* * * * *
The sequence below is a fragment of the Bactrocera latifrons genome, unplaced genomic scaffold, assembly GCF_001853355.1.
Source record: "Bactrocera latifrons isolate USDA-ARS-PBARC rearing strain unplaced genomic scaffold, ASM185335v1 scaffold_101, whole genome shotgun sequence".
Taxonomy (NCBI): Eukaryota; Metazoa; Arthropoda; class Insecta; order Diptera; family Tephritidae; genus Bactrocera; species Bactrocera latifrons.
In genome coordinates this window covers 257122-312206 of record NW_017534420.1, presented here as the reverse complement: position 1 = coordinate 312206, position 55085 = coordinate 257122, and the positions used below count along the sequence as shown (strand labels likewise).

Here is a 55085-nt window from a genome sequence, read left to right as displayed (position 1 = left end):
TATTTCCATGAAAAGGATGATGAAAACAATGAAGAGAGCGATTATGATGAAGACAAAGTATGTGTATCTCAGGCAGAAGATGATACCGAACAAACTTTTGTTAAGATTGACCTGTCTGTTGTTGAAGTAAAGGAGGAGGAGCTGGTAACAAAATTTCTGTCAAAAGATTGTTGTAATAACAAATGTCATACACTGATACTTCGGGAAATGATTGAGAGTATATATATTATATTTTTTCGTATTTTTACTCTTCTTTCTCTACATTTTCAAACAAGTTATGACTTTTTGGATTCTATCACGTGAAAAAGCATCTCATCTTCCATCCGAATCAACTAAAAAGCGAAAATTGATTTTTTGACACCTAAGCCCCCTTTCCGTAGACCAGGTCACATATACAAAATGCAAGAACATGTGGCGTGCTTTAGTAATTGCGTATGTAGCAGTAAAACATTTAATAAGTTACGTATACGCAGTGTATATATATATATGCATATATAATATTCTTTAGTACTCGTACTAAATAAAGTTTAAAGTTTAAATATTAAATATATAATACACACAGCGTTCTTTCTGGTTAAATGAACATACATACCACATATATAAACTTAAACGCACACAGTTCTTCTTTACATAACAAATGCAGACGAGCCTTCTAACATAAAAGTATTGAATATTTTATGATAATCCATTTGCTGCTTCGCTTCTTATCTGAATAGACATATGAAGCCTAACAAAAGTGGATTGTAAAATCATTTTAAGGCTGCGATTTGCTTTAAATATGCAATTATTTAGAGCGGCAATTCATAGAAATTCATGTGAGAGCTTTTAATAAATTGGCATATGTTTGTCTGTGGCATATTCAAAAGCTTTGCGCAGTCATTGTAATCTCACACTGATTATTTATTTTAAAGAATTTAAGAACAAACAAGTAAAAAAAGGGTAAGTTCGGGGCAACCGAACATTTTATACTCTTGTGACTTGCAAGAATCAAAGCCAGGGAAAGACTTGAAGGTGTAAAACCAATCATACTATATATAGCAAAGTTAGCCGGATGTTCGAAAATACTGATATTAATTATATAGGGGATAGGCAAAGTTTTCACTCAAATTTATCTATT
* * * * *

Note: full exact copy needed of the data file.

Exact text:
The sequence below is a fragment of the Bactrocera latifrons genome, unplaced genomic scaffold, assembly GCF_001853355.1.
Source record: "Bactrocera latifrons isolate USDA-ARS-PBARC rearing strain unplaced genomic scaffold, ASM185335v1 scaffold_101, whole genome shotgun sequence".
Taxonomy (NCBI): Eukaryota; Metazoa; Arthropoda; class Insecta; order Diptera; family Tephritidae; genus Bactrocera; species Bactrocera latifrons.
In genome coordinates this window covers 257122-312206 of record NW_017534420.1, presented here as the reverse complement: position 1 = coordinate 312206, position 55085 = coordinate 257122, and the positions used below count along the sequence as shown (strand labels likewise).

Here is a 55085-nt window from a genome sequence, read left to right as displayed (position 1 = left end):
TATTTCCATGAAAAGGATGATGAAAACAATGAAGAGAGCGATTATGATGAAGACAAAGTATGTGTATCTCAGGCAGAAGATGATACCGAACAAACTTTTGTTAAGATTGACCTGTCTGTTGTTGAAGTAAAGGAGGAGGAGCTGGTAACAAAATTTCTGTCAAAAGATTGTTGTAATAACAAATGTCATACACTGATACTTCGGGAAATGATTGAGAGTATATATATTATATTTTTTCGTATTTTTACTCTTCTTTCTCTACATTTTCAAACAAGTTATGACTTTTTGGATTCTATCACGTGAAAAAGCATCTCATCTTCCATCCGAATCAACTAAAAAGCGAAAATTGATTTTTTGACACCTAAGCCCCCTTTCCGTAGACCAGGTCACATATACAAAATGCAAGAACATGTGGCGTGCTTTAGTAATTGCGTATGTAGCAGTAAAACATTTAATAAGTTACGTATACGCAGTGTATATATATATATGCATATATAATATTCTTTAGTACTCGTACTAAATAAAGTTTAAAGTTTAAATATTAAATATATAATACACACAGCGTTCTTTCTGGTTAAATGAACATACATACCACATATATAAACTTAAACGCACACAGTTCTTCTTTACATAACAAATGCAGACGAGCCTTCTAACATAAAAGTATTGAATATTTTATGATAATCCATTTGCTGCTTCGCTTCTTATCTGAATAGACATATGAAGCCTAACAAAAGTGGATTGTAAAATCATTTTAAGGCTGCGATTTGCTTTAAATATGCAATTATTTAGAGCGGCAATTCATAGAAATTCATGTGAGAGCTTTTAATAAATTGGCATATGTTTGTCTGTGGCATATTCAAAAGCTTTGCGCAGTCATTGTAATCTCACACTGATTATTTATTTTAAAGAATTTAAGAACAAACAAGTAAAAAAAGGGTAAGTTCGGGGCAACCGAACATTTTATACTCTTGTGACTTGCAAGAATCAAAGCCAGGGAAAGACTTGAAGGTGTAAAACCAATCATACTATATATAGCAAAGTTAGCCGGATGTTCGAAAATACTGATATTAATTATATAGGGGATAGGCAAAGTTTTCACTCAAATTTATCTATT